Here's my example. One evening in college, I arrived back at my dorm building after a long day of classes, only to find that my wallet was not in my bag. I had no idea how long I'd been without my wallet, and even less idea where it was. On top of that, I had a small window of time in which I was supposed to go home and change out my books before heading out again, so I needed to get into the dorm NOW, which I couldn't do without my student ID card, which was – you guessed it – in my wallet. So what do I do?

Well, I'll be honest, I began to panic slightly. But I worked through the panic and figured out my first plan: retrace my steps until I found my wallet. Fortunately, all of my classes that day had been in the same building, so I didn't have far to go. Unfortunately, my wallet was not anywhere on the path I'd taken from the dorm to the classroom, the path home, or anywhere in between. The wallet was lost.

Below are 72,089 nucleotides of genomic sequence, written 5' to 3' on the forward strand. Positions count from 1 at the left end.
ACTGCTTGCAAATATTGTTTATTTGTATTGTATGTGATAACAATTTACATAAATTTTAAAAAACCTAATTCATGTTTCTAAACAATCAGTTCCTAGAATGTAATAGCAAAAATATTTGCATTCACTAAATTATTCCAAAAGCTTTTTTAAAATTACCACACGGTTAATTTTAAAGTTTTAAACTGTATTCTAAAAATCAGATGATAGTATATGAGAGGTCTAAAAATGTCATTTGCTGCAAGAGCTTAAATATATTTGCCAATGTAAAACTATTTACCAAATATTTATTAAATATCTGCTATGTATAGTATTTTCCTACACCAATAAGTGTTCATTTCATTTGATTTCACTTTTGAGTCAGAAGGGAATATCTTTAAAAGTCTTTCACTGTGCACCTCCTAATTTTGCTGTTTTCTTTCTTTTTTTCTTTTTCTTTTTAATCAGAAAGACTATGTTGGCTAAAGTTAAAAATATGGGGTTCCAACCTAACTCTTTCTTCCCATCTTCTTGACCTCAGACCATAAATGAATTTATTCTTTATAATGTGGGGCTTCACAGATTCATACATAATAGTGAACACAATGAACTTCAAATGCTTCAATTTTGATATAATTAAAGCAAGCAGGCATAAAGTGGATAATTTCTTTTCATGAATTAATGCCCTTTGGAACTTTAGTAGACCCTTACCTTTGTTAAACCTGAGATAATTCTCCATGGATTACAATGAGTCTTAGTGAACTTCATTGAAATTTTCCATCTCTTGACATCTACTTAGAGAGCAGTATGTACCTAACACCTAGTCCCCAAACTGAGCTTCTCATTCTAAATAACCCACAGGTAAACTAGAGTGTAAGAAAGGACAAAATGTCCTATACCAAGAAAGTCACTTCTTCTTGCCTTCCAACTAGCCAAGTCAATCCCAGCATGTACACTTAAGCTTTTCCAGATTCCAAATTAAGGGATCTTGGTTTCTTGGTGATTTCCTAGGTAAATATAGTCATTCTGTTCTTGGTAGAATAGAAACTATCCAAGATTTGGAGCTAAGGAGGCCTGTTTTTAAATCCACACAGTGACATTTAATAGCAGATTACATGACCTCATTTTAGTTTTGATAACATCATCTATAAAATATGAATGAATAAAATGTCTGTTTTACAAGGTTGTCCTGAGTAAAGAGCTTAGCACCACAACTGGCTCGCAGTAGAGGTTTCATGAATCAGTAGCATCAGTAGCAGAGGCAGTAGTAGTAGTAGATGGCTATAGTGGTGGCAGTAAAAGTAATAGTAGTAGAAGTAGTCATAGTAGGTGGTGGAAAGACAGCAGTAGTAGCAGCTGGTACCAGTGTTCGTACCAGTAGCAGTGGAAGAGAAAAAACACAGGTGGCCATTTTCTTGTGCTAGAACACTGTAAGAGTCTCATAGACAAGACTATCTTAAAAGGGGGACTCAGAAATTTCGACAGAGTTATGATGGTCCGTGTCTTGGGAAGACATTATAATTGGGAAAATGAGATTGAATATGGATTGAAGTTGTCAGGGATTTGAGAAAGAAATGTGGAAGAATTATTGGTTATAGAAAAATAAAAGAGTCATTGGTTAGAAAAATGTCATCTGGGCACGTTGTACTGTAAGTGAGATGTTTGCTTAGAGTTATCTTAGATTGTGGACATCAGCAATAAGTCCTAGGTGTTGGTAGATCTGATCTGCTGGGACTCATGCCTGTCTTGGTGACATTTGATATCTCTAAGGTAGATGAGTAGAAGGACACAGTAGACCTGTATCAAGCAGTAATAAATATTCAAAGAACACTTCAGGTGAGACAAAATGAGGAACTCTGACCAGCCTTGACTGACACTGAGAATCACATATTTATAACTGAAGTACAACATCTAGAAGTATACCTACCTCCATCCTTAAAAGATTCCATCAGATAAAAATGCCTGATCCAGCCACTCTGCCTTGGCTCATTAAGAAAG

Having hit a dead-end on that front, I decided to set that problem aside and deal with the second issue: I still needed to get into the dorm to change out my textbooks. I figured I'd work on getting into the dorm, and perhaps once I was there more options for the lost wallet would present themselves. So instead of heading for the back door, which required an ID swipe to get in, I walked around to the front entrance and went into the lobby (a public area). I then headed over to the door that led to my wing, and killed time by pretending to read the bulletin board on the wall nearby. Soon, another student came by and swiped her card to open the door. I hurriedly slipped in behind her before the door closed, knowing that most people ignored the signs saying to not let anyone else in after you. I ran up to my room, opened the door (thankfully I still had my keys!) and there was my wallet, lying on the floor in the middle of the room.